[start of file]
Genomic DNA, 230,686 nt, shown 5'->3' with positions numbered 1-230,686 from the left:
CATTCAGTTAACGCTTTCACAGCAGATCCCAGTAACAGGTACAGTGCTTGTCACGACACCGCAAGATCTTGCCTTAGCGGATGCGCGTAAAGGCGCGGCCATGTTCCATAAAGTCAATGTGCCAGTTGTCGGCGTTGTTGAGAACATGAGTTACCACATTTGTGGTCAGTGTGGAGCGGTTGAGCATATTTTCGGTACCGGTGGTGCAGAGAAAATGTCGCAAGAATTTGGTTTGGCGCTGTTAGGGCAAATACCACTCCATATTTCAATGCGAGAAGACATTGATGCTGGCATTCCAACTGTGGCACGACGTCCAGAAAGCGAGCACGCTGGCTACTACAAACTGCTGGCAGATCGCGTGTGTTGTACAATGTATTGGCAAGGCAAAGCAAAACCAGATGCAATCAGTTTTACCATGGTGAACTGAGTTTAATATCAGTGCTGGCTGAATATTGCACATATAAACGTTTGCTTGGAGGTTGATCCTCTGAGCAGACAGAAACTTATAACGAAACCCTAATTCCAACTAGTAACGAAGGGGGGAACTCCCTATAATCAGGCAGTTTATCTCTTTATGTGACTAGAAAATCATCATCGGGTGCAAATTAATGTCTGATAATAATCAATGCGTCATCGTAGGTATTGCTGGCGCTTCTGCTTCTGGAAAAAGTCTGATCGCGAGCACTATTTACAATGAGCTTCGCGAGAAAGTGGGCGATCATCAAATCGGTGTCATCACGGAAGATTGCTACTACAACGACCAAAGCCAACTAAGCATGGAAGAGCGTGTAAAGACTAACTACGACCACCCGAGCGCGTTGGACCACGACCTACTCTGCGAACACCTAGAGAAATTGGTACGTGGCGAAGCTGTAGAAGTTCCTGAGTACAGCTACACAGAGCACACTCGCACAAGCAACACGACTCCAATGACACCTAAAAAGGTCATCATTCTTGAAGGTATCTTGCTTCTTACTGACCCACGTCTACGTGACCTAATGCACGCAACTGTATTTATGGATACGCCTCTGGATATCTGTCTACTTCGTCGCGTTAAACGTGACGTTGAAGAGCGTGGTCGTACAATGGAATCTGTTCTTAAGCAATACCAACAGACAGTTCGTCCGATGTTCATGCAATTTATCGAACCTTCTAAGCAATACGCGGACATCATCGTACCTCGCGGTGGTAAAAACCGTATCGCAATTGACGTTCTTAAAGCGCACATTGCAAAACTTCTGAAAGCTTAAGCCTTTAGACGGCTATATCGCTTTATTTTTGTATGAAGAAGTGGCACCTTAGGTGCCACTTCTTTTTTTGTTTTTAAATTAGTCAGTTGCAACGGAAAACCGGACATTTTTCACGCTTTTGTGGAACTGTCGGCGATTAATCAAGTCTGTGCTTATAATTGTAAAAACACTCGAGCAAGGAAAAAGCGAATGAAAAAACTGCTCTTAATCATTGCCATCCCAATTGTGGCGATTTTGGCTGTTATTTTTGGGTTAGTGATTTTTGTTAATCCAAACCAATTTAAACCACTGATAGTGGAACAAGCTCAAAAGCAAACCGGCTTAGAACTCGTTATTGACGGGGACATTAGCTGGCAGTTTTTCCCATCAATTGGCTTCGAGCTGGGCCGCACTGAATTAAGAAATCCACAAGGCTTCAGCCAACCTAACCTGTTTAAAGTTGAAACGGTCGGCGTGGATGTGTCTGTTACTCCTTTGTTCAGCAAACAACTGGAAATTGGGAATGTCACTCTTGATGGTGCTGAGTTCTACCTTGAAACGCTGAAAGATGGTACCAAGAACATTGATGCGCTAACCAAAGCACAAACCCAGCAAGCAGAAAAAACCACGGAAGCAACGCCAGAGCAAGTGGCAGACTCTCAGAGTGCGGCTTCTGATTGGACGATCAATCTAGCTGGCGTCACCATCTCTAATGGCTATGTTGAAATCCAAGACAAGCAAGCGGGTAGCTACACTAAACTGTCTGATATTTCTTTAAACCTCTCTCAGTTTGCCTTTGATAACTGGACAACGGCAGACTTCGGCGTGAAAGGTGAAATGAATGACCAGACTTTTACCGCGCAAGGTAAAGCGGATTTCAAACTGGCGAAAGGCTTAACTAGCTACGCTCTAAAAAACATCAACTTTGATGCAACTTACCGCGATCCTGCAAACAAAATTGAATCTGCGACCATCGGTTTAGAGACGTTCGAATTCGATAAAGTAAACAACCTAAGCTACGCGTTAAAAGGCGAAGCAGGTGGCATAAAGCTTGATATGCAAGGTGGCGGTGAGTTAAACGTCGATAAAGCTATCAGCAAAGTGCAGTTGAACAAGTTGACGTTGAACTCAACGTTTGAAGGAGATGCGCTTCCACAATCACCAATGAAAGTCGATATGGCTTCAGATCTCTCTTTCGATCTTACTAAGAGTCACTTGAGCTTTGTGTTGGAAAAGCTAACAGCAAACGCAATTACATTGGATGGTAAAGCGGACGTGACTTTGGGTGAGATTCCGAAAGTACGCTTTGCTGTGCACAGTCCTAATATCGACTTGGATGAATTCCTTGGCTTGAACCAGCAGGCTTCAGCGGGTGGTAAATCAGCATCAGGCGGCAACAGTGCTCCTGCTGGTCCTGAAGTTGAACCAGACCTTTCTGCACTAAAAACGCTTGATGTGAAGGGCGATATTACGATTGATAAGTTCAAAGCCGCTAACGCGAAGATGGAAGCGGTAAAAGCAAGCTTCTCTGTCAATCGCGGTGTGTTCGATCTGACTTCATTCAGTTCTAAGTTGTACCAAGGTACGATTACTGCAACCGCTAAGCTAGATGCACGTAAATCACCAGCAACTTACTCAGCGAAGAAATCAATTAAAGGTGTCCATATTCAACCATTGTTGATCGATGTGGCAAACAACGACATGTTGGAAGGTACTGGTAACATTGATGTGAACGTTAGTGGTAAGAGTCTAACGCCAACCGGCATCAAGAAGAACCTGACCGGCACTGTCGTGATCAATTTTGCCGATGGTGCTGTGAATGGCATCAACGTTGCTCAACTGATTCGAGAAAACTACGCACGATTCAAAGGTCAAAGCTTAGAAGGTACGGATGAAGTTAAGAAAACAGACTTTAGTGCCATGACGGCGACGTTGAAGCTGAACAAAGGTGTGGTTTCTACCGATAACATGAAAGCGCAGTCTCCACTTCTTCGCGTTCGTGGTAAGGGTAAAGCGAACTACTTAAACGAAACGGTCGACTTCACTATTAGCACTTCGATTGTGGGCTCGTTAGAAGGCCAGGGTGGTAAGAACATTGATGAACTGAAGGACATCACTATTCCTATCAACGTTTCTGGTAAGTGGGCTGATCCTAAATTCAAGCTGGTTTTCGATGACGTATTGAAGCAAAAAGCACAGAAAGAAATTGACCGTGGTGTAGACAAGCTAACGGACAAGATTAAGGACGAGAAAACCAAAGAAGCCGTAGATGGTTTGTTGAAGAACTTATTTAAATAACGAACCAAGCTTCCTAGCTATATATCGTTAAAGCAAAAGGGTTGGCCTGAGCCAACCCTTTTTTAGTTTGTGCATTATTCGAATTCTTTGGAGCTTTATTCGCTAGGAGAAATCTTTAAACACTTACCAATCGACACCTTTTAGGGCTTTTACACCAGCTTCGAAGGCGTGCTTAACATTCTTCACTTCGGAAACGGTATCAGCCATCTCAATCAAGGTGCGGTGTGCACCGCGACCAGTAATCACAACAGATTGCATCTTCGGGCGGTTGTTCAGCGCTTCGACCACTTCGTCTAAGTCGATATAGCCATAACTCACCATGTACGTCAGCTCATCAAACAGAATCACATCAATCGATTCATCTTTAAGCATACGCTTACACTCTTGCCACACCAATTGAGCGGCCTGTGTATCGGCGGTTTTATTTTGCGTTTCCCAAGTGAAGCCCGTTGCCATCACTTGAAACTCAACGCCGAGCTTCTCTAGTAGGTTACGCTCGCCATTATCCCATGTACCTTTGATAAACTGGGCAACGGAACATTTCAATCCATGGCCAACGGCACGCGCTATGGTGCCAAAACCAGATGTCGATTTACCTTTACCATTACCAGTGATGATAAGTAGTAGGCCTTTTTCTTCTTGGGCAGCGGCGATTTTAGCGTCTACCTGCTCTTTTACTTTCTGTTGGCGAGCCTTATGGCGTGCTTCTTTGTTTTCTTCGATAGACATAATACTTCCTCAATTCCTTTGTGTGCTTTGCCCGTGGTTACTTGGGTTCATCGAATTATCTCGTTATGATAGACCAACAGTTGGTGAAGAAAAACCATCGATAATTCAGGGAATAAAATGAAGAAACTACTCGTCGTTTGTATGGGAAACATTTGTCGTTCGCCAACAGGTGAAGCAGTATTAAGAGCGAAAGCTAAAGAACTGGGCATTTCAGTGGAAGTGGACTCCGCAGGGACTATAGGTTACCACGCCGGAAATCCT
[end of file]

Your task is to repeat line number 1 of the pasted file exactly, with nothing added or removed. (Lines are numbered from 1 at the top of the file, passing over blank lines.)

Genomic DNA, 230,686 nt, shown 5'->3' with positions numbered 1-230,686 from the left: